They examined the nerdiest of numbers from the compound annual growth rate in inflation-adjusted GDP to cost premium, affordability, taxes, job growth, and housing availability.
“Buying a house is a big decision and a big commitment,” the company notes. “Although U.S. home prices have risen in the long term, the last decade has shown that path is sometimes full of twists, turns, dizzying heights and steep, abrupt falls. Today, home prices are stabilizing and increasing in most areas of the U.S.”
Average age of houses on the rise, so is it now better or worse to buy new?
With aging housing in America, are first-time buyers better off buying new or existing homes? The average age of a home is rising, as is the price of new housing, so a shift could be upon us.
The average home age is higher than ever
(REALUOSO.COM) – In a survey from the Department of Housing and Urban Development American Housing Survey (AHS), the median age of homes in the United States was 35 years old. In Texas, homes are a bit younger with the median age between 19 – 29 years. The northeast has the oldest homes, with the median age between 50 – 61 years. In 1985, the median age of a home was only 23 years.
With more houses around 40 years old, the National Association of Realtors asserts that homeowners will have to undertake remodeling and renovation projects before selling unless the home is sold as-is, in which case the buyer will be responsible to update their new residence. Even homeowners who aren’t selling will need to consider remodeling for structural and aesthetic reasons.
Prices of new homes on the rise
Newer homes cost more than they used to. The price differential between new homes and older homes has increased from 10 percent traditionally to around 37 percent in 2014. This is due to rising construction costs, scarcity of lots, and a low inventory of new homes that doesn’t meet the demand.
Are Realtors the real loser in the fight between Zillow Group and Move, Inc.?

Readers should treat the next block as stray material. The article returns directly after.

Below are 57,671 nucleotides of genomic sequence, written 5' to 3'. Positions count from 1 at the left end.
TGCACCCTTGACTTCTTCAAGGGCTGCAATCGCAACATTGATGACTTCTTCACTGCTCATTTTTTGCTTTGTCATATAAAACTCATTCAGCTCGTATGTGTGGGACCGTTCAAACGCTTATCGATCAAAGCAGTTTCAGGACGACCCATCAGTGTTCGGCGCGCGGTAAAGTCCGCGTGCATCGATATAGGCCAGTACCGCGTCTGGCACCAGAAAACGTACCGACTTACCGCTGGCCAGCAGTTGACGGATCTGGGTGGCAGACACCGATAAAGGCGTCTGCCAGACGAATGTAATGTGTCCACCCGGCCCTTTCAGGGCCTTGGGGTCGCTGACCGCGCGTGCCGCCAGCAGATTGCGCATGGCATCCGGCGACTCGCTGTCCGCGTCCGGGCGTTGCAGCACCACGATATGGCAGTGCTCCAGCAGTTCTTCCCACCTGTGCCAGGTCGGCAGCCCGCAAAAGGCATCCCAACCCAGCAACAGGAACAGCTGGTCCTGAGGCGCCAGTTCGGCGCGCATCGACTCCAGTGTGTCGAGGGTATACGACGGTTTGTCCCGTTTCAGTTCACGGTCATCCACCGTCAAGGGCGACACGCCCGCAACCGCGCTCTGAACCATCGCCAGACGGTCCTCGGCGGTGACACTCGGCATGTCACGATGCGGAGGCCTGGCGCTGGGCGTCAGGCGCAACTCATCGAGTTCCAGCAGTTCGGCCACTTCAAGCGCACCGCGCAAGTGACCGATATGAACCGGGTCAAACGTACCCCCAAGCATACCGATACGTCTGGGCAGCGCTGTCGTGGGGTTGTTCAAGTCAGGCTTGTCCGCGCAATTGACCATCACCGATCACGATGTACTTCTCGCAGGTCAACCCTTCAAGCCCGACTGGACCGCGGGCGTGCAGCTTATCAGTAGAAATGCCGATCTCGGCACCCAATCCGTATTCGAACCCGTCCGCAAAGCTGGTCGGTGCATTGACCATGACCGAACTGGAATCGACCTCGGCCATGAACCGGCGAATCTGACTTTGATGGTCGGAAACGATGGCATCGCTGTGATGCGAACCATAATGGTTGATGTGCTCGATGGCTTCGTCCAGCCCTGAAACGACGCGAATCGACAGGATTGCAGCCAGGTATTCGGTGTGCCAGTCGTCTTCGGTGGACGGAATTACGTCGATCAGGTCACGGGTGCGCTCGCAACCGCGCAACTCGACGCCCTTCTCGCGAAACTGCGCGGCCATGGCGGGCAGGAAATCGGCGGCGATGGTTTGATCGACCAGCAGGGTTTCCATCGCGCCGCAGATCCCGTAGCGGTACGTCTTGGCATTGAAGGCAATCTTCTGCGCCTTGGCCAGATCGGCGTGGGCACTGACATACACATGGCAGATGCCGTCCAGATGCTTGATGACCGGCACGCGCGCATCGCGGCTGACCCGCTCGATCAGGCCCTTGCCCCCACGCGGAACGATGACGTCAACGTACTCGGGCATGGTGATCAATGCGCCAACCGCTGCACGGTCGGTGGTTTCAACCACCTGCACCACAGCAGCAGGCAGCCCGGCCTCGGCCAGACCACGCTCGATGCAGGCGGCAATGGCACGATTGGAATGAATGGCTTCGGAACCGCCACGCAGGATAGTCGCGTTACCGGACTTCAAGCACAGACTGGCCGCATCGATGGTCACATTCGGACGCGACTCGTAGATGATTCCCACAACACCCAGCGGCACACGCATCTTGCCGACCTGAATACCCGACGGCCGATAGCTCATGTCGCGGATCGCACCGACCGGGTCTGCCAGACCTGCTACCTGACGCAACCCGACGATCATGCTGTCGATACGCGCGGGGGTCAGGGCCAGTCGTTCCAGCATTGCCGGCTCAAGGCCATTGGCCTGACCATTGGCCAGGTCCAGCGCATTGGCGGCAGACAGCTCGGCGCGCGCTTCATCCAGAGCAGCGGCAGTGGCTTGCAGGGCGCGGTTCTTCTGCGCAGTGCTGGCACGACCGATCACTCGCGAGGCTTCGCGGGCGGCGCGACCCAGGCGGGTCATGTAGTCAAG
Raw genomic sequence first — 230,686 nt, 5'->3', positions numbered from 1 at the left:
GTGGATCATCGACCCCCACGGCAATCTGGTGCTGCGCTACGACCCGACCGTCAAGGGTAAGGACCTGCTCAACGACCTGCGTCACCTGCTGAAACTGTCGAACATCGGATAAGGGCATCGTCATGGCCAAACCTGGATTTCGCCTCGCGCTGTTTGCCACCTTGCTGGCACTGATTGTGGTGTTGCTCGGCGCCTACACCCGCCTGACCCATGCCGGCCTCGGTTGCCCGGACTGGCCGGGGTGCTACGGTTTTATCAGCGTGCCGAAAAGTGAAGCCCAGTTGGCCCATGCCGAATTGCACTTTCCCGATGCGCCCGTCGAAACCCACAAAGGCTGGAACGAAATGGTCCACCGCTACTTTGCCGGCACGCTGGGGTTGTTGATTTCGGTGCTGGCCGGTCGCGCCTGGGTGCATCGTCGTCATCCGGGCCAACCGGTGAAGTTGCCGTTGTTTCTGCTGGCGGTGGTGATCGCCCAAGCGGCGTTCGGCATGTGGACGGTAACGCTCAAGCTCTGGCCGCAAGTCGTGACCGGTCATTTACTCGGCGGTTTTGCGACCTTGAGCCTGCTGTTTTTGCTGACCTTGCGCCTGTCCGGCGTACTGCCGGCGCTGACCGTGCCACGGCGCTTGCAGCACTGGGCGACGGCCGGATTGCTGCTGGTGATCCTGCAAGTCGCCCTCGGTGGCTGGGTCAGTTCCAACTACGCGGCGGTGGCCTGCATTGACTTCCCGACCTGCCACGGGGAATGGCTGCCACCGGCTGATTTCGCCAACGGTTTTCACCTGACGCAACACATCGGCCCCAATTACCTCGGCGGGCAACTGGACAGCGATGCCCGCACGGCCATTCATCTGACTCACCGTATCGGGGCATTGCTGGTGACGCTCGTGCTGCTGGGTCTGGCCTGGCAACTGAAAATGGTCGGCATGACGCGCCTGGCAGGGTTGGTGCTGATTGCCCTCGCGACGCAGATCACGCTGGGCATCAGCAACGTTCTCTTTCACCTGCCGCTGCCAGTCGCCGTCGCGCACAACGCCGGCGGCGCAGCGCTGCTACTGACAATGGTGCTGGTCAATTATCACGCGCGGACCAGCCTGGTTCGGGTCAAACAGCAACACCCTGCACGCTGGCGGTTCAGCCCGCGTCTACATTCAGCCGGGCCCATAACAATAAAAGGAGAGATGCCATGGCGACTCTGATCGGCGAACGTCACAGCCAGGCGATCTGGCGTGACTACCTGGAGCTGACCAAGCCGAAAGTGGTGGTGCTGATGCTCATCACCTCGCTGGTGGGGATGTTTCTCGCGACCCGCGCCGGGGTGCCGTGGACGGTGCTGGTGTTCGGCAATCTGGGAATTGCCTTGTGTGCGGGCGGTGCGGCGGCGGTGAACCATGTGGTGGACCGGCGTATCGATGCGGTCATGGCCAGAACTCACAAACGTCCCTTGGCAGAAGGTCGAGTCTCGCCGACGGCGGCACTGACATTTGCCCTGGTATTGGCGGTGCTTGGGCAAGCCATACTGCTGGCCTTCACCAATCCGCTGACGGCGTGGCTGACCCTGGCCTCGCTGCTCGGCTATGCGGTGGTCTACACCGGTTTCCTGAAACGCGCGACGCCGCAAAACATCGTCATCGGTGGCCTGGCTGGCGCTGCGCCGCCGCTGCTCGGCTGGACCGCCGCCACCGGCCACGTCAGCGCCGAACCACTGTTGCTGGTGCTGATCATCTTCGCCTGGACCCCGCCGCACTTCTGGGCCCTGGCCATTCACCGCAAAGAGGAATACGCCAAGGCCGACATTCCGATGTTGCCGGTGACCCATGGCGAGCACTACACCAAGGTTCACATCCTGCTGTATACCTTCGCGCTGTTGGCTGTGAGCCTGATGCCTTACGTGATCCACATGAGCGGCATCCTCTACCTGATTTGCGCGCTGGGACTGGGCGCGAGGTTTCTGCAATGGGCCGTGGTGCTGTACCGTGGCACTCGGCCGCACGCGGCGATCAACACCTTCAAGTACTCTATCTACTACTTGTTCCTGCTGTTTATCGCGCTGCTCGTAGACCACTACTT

The last year has been one of dramatic and rapid change in the real estate tech sector, but Realtors are vulnerable, and we’re worried.
Why Realtors are vulnerable to these rapid changes
(REALUOSO.COM) – Corporate warfare demands headlines in every industry, but in the real estate tech sector, a storm has been brewing for years, which in the last year has come to a head. Zillow Group and Move, Inc. (which is owned by News Corp. and operates ListHub, Realtor.com, TopProducer, and other brands) have been competing for a decade now, and the race has appeared to be an aggressive yet polite boxing match. Last year, the gloves came off, and now, they’ve drawn swords and appear to want blood.
Note: We’ll let you decide which company plays which role in the image above.
So how then, does any of this make Realtors the victims of this sword fight? Let’s get everyone up to speed, and then we’ll discuss.
1. Zillow poaches top talent, Move/NAR sues
It all started last year when the gloves came off – Move’s Chief Strategy Officer (who was also Realtor.com’s President), Errol Samuelson jumped ship and joined Zillow on the same day he phoned in his resignation without notice. He left under questionable circumstances, which has led to a lengthy legal battle (wherein Move and NAR have sued Zillow and Samuelson over allegations of breach of contract, breach of fiduciary duty, and misappropriation of trade secrets), with the most recent motion being for contempt, which a judge granted to Move/NAR after the mysterious “Samuelson Memo” surfaced.
Salt was added to the wound when Move awarded Samuelson’s job to Move veteran, Curt Beardsley, who days after Samuelson left, also defected to Zillow. This too led to a lawsuit, with allegations including breach of contract, violation of corporations code, illegal dumping of stocks, and Move has sought restitution. These charges are extremely serious, but demanded slightly less attention than the ongoing lawsuit against Samuelson.
2. Two major media brands emerge